While Gavin and the earl were among the waters, two men were on their way to Mr. Carfrae’s home, to ask him to return with them and preach the Auld Licht kirk of Thrums vacant; and he came, though now so done that he had to be wheeled about in a little coach. He came in sorrow, yet resolved to perform what was asked of him if it seemed God’s will; but, instead of banishing Gavin, all he had to do was to remarry him and kirk him, both of which things he did, sitting in his coach, as many can tell. Lang Tammas spoke no more against Gavin, but he would not go to the marriage, and he insisted on resigning his eldership for a year and a day. I think he only once again spoke to Margaret. She was in the manse garden when he was passing, and she asked him if he would tell her now why he had been so agitated when he visited her on the day of the flood. He answered gruffly, “It’s no business o’ yours.” Dr. McQueen was Gavin’s best man. He died long ago of scarlet fever. So severe was the epidemic that for a week he was never in bed. He attended fifty cases without suffering, but as soon as he had bent over Hendry Munn’s youngest boys, who both had it, he said, “I’m smitted,” and went home to die. You may be sure that Gavin proved a good friend to Micah Dow. I have the piece of slate on which Rob proved himself a good friend to Gavin; it was in his pocket when we found the body. Lord Rintoul returned to his English estates, and never revisited the Spittal. The last thing I heard of him was that he had been offered the Lord-Lieutenantship of a county, and had accepted it in a long letter, in which he began by pointing out his unworthiness. This undid him, for the Queen, or her councillors, thinking from his first page that he had declined the honor, read no further, and appointed another man. Waster Lunny is still alive, but has gone to another farm. Sanders Webster, in his gratitude, wanted Nanny to become an Auld Licht, but she refused, saying, “Mr. Dishart is worth a dozen o’ Mr. Duthie, and I’m terrible fond o’ Mrs. Dishart, but Established I was born and Established I’ll remain till I’m carried out o’ this house feet foremost.”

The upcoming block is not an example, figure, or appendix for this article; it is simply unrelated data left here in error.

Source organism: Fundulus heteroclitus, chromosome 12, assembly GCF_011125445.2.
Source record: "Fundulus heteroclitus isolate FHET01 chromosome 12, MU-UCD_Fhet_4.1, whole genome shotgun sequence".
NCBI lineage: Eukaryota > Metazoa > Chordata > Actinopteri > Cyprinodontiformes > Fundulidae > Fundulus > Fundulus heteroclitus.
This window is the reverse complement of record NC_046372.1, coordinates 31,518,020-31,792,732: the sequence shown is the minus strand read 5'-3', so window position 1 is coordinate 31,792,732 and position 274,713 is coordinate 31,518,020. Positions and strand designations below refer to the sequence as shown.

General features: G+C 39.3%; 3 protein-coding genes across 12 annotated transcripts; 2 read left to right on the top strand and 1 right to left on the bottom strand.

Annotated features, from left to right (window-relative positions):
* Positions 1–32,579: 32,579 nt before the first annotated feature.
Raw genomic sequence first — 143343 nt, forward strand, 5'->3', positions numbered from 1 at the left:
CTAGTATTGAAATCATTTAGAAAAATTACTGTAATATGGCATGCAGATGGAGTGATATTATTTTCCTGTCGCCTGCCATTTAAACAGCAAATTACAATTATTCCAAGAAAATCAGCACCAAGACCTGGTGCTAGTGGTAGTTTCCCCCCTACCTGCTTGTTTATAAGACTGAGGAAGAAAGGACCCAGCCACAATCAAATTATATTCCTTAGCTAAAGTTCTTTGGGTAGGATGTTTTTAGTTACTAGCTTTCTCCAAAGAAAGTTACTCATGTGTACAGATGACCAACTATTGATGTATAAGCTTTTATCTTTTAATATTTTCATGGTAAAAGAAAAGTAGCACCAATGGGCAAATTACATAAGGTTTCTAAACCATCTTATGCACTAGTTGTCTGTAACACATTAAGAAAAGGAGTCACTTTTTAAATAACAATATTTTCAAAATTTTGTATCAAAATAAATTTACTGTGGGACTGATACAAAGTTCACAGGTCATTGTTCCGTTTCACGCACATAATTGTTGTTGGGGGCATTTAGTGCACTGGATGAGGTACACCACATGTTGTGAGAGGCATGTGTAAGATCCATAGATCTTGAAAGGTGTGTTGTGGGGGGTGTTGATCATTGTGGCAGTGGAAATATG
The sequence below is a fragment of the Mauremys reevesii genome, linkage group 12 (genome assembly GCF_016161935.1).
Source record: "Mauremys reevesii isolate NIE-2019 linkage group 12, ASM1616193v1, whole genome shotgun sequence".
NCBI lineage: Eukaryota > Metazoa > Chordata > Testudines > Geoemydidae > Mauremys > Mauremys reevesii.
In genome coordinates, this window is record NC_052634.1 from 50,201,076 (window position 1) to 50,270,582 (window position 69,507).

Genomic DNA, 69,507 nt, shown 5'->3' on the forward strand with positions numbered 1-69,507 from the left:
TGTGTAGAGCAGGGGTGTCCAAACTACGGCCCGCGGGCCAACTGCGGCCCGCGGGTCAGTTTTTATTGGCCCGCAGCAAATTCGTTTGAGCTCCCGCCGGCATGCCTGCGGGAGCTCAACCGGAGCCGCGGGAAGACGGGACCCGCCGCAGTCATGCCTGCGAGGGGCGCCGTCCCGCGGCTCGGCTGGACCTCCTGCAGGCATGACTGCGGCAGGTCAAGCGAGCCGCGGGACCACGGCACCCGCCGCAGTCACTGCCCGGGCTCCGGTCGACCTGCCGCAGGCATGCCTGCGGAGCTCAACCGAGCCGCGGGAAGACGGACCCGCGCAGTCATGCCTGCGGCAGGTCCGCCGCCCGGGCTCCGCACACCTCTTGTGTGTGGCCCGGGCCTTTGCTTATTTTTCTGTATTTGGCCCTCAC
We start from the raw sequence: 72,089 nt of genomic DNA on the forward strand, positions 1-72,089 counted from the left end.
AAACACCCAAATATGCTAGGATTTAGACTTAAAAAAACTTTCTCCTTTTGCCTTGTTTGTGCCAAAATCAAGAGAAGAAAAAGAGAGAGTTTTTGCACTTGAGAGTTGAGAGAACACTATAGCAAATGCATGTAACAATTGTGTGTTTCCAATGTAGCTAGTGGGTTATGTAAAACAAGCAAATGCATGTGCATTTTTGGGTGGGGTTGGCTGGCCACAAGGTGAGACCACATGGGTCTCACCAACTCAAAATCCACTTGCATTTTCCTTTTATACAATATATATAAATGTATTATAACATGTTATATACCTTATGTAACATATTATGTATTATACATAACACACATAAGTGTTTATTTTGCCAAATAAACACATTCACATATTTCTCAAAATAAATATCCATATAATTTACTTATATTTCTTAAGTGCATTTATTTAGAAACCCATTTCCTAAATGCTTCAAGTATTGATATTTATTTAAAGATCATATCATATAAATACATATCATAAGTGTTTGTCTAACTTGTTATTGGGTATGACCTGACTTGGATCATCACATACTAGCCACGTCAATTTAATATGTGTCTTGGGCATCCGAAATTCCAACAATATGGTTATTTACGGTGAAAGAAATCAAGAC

“But Nanny went to Heaven for all that,” my little maid told me. “Jean says people can go to Heaven though they are not Auld Lichts, but she says it takes them all their time. Would you like me to tell you a story about my mother putting glass on the manse dike? Well, my mother and my father is very fond of each other, and once they was in the garden, and my father kissed my mother, and there was a woman watching them over the dike, and she cried out — something naughty.”
“It was Tibbie Birse,” I said, “and what she cried was, ‘Mercy on us, that’s the third time in half an hour!’ So your mother, who heard her, was annoyed, and put glass on the wall.”
“But it’s me that is telling you the story. You are sure you don’t know it? Well, they asked father to take the glass away, and he wouldn’t; but he once preached at mother for having a white feather in her bonnet, and another time he preached at her for being too fond of him. Jean told me. That’s all.”
No one seeing Babbie going to church demurely on Gavin’s arm could guess her history. Sometimes I wonder whether the desire to be a gypsy again ever comes over her for a mad hour, and whether, if so, Gavin takes such measures to cure her as he threatened in Caddam Wood. I suppose not; but here is another story: